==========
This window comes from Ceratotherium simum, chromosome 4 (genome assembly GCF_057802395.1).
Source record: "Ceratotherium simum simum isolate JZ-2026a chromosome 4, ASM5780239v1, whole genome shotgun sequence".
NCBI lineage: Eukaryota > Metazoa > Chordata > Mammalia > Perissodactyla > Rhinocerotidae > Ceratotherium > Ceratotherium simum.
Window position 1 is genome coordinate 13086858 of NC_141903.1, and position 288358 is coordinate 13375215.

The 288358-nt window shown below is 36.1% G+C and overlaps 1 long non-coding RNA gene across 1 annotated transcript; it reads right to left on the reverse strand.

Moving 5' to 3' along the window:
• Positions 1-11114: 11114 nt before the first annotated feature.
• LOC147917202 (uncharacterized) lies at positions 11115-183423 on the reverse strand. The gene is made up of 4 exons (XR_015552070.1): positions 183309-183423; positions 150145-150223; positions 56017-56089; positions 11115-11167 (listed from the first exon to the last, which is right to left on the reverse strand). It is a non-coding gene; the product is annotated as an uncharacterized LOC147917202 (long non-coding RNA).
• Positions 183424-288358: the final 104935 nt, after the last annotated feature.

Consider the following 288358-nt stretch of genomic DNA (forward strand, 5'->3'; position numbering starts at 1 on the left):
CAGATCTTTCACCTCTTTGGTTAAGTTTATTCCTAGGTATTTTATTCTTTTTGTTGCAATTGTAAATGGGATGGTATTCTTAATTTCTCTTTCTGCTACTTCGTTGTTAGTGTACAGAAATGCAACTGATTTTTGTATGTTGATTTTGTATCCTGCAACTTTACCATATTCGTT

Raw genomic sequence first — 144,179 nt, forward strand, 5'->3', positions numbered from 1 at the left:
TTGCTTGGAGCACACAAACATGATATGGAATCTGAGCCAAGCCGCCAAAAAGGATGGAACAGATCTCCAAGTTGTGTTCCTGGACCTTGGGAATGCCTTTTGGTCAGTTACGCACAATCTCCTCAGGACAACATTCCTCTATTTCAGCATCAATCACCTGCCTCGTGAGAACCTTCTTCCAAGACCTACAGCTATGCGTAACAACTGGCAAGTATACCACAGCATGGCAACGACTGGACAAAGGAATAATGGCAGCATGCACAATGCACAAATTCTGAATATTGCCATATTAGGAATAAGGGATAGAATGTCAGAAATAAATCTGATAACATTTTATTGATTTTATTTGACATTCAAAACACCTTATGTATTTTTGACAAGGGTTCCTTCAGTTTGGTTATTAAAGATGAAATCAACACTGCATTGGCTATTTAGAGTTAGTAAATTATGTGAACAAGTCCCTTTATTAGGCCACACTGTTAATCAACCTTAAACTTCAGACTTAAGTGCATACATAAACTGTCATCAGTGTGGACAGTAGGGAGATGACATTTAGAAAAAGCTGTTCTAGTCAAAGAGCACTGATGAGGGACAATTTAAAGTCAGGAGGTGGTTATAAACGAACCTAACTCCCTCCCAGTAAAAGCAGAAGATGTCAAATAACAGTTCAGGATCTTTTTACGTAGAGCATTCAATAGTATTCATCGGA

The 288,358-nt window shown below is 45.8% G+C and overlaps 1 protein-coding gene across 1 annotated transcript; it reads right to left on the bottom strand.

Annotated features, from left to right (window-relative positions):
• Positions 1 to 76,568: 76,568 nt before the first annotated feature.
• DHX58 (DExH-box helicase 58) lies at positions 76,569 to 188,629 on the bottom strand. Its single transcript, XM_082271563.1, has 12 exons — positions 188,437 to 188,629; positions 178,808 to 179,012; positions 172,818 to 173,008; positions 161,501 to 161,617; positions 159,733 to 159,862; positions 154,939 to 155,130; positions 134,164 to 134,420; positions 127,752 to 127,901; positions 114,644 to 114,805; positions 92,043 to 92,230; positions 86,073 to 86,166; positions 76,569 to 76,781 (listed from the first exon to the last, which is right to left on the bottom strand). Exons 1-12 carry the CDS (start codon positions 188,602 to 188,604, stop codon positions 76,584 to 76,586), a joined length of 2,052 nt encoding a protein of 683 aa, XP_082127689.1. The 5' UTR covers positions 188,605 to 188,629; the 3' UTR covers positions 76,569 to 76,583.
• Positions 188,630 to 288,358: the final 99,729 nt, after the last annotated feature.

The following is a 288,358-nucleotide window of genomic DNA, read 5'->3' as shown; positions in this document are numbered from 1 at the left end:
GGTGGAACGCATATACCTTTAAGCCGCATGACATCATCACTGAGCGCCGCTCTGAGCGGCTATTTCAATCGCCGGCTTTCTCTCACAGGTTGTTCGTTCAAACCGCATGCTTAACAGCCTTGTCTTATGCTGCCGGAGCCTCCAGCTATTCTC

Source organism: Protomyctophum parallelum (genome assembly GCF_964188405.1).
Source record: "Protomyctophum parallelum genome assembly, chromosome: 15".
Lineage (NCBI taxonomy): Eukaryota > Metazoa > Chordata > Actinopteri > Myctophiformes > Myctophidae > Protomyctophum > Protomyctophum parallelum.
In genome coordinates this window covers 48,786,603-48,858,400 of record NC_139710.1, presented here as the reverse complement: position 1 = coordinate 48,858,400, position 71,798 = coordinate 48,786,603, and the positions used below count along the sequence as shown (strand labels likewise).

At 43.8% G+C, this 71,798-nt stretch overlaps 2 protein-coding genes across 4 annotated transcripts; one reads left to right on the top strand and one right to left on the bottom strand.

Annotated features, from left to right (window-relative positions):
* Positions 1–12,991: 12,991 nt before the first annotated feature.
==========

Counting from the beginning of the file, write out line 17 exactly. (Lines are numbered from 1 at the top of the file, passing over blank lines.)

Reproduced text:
• DHX58 (DExH-box helicase 58) lies at positions 76,569 to 188,629 on the bottom strand. Its single transcript, XM_082271563.1, has 12 exons — positions 188,437 to 188,629; positions 178,808 to 179,012; positions 172,818 to 173,008; positions 161,501 to 161,617; positions 159,733 to 159,862; positions 154,939 to 155,130; positions 134,164 to 134,420; positions 127,752 to 127,901; positions 114,644 to 114,805; positions 92,043 to 92,230; positions 86,073 to 86,166; positions 76,569 to 76,781 (listed from the first exon to the last, which is right to left on the bottom strand). Exons 1-12 carry the CDS (start codon positions 188,602 to 188,604, stop codon positions 76,584 to 76,586), a joined length of 2,052 nt encoding a protein of 683 aa, XP_082127689.1. The 5' UTR covers positions 188,605 to 188,629; the 3' UTR covers positions 76,569 to 76,583.